Widow opens up: Robin Williams Widow
Published: November 4, 2015
Widow opens up: Robin Williams Widow, Comedian Robin Williams’ widow, Susan Williams, said she and her husband “were living a nightmare” in the months leading up to his death.
Williams said she’s spent the last year trying to get to the bottom of what led him to take his own life. Contrary to what most people think, she said, it wasn’t depression, nor was it a re-emergence of his longtime struggles with alcohol and drug addiction.
Robin Williams had no alcohol or illegal drugs in his system; he’d been sober for eight years, his wife said.
What drove her husband to suicide, “was what was going on in his brain,” Williams said.
“The chemical warfare that no one knew about.”
That “chemical warfare” that doctors conducting Robin Williams’ autopsy discovered was Lewy body dementia.
Though not nearly as well-known (or talked about) as Alzheimer’s disease, which accounts for more than half of dementia diagnoses in the United States, Lewy body dementia, or LBD, is the second most common type of progressive dementia.
Nearly 1.4 million Americans are known to have the disease, but because it’s a relatively “young disorder,” Angela Taylor, director of programming for the Lewy Body Dementia Association said, that number is likely much higher.
LBD is caused when normal proteins in the brain begin to aggregate, forming clumps called Lewy bodies that, as they spread, “muck up the ability for the brain to transmit signals,” said Dr. James Leverenz of the Cleveland Clinic.
Like Alzheimer’s disease, symptoms of LBD include cognitive problems like confusion, reduced attention span, and memory loss, Taylor said.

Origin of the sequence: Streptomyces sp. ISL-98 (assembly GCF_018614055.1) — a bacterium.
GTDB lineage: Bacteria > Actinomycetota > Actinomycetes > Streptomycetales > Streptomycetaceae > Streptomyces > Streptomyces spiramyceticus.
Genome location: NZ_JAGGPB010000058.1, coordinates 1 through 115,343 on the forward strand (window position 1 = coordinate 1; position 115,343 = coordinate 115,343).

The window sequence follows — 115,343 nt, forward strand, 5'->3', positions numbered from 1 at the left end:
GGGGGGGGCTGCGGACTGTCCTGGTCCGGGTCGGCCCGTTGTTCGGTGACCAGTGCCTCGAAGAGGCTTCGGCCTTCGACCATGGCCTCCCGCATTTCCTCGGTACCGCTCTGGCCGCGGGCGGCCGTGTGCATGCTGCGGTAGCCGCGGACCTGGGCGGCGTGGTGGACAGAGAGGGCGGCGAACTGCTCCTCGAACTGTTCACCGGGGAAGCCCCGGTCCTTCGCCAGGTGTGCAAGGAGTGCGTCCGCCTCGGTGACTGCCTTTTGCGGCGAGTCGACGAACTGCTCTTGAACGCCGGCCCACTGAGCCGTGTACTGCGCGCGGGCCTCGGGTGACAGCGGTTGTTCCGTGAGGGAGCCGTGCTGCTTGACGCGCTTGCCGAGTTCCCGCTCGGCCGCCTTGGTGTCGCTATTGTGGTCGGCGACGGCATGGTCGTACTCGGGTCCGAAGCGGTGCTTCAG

But LBD also affects a patient’s movements, as well as their mood, making it a “triple threat,” Taylor said.
“It’s not just memory, it’s not just movement, and it’s not just behavior. It’s a combination of all three, which makes it difficult to diagnose and difficult to treat,” Leverenz said.
Like a game of “whack-a-mole,” Robin Williams was wrought with a severe pain in his gut, sleeplessness and constipation, she said.
After months of heightened anxiety and paranoia about his health, Susan Williams said, Robin Williams felt a small “sense of relief” when he was diagnosed with early onset Parkinson’s disease in May 2014.
While Parkinson’s disease, which like Alzheimer’s has no cure, is hardly good news, Susan Williams said it was nice to have a possible answer for her husband’s seemingly “endless parade of symptoms.”
Parkinson’s, a nervous system disorder that affects movement, could be blamed for the tremor in Robin Williams’ left hand, but Susan Williams said it didn’t explain everything.
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